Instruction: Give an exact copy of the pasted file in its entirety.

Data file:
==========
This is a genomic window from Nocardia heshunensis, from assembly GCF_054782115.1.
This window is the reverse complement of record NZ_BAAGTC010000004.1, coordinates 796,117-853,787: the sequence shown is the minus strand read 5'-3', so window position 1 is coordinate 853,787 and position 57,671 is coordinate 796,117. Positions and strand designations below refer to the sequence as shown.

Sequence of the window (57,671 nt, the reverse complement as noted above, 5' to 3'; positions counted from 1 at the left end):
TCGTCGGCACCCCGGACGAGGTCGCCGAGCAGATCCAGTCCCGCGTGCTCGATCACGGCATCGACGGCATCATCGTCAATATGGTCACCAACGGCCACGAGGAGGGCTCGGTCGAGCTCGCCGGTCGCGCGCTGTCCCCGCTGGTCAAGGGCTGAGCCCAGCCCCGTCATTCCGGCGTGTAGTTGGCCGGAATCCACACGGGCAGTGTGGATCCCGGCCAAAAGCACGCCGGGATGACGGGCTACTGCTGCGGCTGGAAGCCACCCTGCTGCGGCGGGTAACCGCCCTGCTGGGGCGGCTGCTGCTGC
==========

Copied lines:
This is a genomic window from Nocardia heshunensis, from assembly GCF_054782115.1.
This window is the reverse complement of record NZ_BAAGTC010000004.1, coordinates 796,117-853,787: the sequence shown is the minus strand read 5'-3', so window position 1 is coordinate 853,787 and position 57,671 is coordinate 796,117. Positions and strand designations below refer to the sequence as shown.

Sequence of the window (57,671 nt, the reverse complement as noted above, 5' to 3'; positions counted from 1 at the left end):
TCGTCGGCACCCCGGACGAGGTCGCCGAGCAGATCCAGTCCCGCGTGCTCGATCACGGCATCGACGGCATCATCGTCAATATGGTCACCAACGGCCACGAGGAGGGCTCGGTCGAGCTCGCCGGTCGCGCGCTGTCCCCGCTGGTCAAGGGCTGAGCCCAGCCCCGTCATTCCGGCGTGTAGTTGGCCGGAATCCACACGGGCAGTGTGGATCCCGGCCAAAAGCACGCCGGGATGACGGGCTACTGCTGCGGCTGGAAGCCACCCTGCTGCGGCGGGTAACCGCCCTGCTGGGGCGGCTGCTGCTGC